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When I was young, my family’s vegetarianism embarrassed me. I thought vegetarianism was a strange affectation, just one of many things that made me self-conscious, eccentricities that separated me from non-Adventist friends. I no longer feel this way and am again vegetarian; however, I do think that the vegetarian life can seem like little more than an Adventist peculiarity. Lent is set aside (by many denominations and a small group of progressive, blogging Seventh-day Adventists) as a time for reflection and analysis. To this end, reflection on the rationale for vegetarianism may be an appropriate way to spend this period.
One of the more well-known Lenten traditions is the foregoing of meat. For Adventists, vegetarianism tends to be a year-round tradition, but may be examined less than a Lent’s worth of abstinence for Catholic or Orthodox Christians. My purpose in this blog is not to discuss traditional Adventist reasons for vegetarianism (a good topic), but rather to encourage a discussion of ethical, sustainable eating, and how this relates to Adventists who come from a perhaps under-analyzed, but salutatory culture of meatless living.
Foregoing meat at Lent has multiple meanings. One is self-abnegation, giving up a luxury or distraction from a relationship with God –in this case meat is a luxury to temporarily do without. Another meaning is an older reason for abstinence: solidarity with poor people who could not afford as much meat as wealthy people. In the US, low-income families probably do not eat less meat than wealthier families – everyone eats more than they did one hundred years ago. The health effects of eating cheap food, including fast food (much of which is factory-farmed meat), however, disproportionately harm the poor.
Our economic and cultural system rewards cheap food, externalizing the consequences of factory farming to our health, the quality of life of the animals we raise to eat, and the environment (e.g., studies by the UN and Pew Commission on Industrial Farm Animal Production have shown that worldwide, the meat and dairy industries contribute more to climate change than the transport industries). So while giving up meat in solidarity with the poor probably does not make sense in the US, giving up meat because factory farming and the fast food industry in the US and climate change on the global scale disproportionately harm the most vulnerable populations is a sensible, meaningful thing to do.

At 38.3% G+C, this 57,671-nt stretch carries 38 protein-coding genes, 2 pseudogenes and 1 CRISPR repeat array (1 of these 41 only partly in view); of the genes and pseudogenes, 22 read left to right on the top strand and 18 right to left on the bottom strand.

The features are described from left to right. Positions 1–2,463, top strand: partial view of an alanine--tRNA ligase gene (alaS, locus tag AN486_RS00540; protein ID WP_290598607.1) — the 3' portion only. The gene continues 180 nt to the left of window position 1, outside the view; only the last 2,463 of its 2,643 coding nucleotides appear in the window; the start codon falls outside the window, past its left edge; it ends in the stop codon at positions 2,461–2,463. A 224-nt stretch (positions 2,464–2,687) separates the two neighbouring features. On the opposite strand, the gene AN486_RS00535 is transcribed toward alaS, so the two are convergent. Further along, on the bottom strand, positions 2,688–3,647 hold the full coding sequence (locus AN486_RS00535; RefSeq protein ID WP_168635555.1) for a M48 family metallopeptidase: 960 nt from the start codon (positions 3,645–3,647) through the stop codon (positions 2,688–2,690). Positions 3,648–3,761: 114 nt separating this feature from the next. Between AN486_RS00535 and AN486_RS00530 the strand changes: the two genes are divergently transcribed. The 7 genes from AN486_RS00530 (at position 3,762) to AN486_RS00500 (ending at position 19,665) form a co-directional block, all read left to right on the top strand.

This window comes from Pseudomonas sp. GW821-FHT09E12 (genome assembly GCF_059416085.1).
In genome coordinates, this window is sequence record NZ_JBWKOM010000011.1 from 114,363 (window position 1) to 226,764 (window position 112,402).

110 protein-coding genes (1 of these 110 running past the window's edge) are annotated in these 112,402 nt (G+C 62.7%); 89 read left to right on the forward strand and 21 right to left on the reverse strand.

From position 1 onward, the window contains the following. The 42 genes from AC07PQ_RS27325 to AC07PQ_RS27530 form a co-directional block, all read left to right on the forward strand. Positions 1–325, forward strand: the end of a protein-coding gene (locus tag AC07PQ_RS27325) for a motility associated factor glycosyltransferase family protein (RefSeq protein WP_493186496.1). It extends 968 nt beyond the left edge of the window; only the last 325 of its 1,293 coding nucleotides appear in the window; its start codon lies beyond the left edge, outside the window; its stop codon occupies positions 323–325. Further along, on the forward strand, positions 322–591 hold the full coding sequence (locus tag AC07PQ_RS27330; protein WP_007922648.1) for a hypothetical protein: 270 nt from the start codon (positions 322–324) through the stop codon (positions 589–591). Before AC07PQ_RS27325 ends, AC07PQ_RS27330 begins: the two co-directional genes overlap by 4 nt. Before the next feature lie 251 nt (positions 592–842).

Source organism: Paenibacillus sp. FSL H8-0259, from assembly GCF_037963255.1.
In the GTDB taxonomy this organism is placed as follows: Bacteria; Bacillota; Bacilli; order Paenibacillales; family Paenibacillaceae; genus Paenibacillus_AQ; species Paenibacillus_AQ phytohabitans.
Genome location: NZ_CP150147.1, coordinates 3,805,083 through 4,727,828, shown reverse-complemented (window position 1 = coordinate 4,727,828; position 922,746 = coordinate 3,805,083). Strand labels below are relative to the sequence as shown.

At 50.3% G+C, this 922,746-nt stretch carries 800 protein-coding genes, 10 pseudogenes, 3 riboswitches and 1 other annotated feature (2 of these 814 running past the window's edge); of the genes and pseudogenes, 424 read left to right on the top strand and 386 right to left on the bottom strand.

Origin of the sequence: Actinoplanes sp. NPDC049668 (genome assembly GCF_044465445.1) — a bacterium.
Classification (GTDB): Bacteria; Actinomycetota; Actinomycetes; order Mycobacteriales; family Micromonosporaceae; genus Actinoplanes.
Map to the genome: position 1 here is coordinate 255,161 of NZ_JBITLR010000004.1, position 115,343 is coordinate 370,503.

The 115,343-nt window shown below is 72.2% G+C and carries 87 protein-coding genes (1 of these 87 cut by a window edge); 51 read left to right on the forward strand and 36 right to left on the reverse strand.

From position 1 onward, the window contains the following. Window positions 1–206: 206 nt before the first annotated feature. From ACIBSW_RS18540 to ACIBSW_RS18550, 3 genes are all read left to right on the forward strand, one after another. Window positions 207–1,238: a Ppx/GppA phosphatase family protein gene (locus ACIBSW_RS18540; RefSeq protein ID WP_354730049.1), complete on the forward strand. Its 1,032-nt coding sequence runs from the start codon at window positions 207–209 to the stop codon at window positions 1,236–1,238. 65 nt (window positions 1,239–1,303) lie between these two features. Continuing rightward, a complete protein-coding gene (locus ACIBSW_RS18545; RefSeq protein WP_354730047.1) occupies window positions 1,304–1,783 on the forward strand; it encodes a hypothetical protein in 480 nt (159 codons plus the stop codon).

We do nothing in a vacuum. Our eating habits affect other people and the environment more than most personal choices. Americans on average eat the equivalent of 21,000 individual animals in a lifetime – think of the volume of animal waste, energy use, and pain produced by raising and killing this army of animals. As difficult as it can be to connect all the hidden steps in an economic exchange, these externalized costs are real and worth meditating on. If you do eat meat, in light of the environmental and ethical consequences, you might ask yourself why. For those who are unfamiliar with these consequences, Eating Animals by Jonathan Safran Foer is a good start. If you do not eat meat, researching the environmental and ethical rationale for vegetarianism is still helpful because vegetarianism that is simply a tradition has little chance of influencing others by example.
It should be noted that vegetarianism is not the end-all for ethical eating. When we buy eggs at the grocery store, we tend to ignore how painful and cramped the lives of laying hens are, how their beaks are clipped off without painkillers to keep them from wounding each other in their body-to-body cages, how their lives are, according to Michael Pollan, worse than any other factory-farmed animal.
I cannot relate a strict diet to follow or specific path to convincing friends and neighbors to think about the environment and the lives of animals before buying a tuna sandwich, but by studying the global and local effects of the meat and dairy industries we can move toward a more sustainable way of eating. The stakes are high – the suffering of millions of animals and the health of our planet are directly related to the way we choose to eat. For Lent, I encourage you to think before you chew, and then think about what you can do to influence our society’s factory-farm driven, environmentally irresponsible food culture. To that end, here are some resources:
Farm Forward: “Farm Forward implements innovative strategies to promote conscientious food choices, reduce farm animal suffering, and advance sustainable agriculture.” (www.farmforward.com)
Farm Sanctuary: “Works to end cruelty to farm animals and promotes compassionate living through rescue, education and advocacy.” (www.farmsanctuary.org)
People for the Ethical Treatment of Animals: Even if you are against throwing tomatoes at fur-wearing fashion models, even if you think PETA is full of violent wackos, there is no arguing that they have effectively brought animal cruelty into the public consciousness. (www.peta.org)
Eating Animals: Read the book, but also check out the website, where you can find the above links and many more. (www.eatinganimals.com)
Note: Most of the information I use in this blog comes from Eating Animals, by Jonathan Safran Foer, with some input from Michael Pollan’s The Omnivore’s Dilemma. These books are excellent, especially Eating Animals, and I would be remiss if I did not note that I barely scratched the surface on these complicated, disturbing issues. I tried to link to their sources when possible, but I would recommend reading the books to get a clearer picture (and to see where I got that 21,000 animals per year figure).
While studying anthropology at Andrews University, Andrew Gerard co-founded ACTION, a student group committed to social justice. Andrew now works at Habitat for Humanity and blogs at Notes from the Fault and Adventist Activism.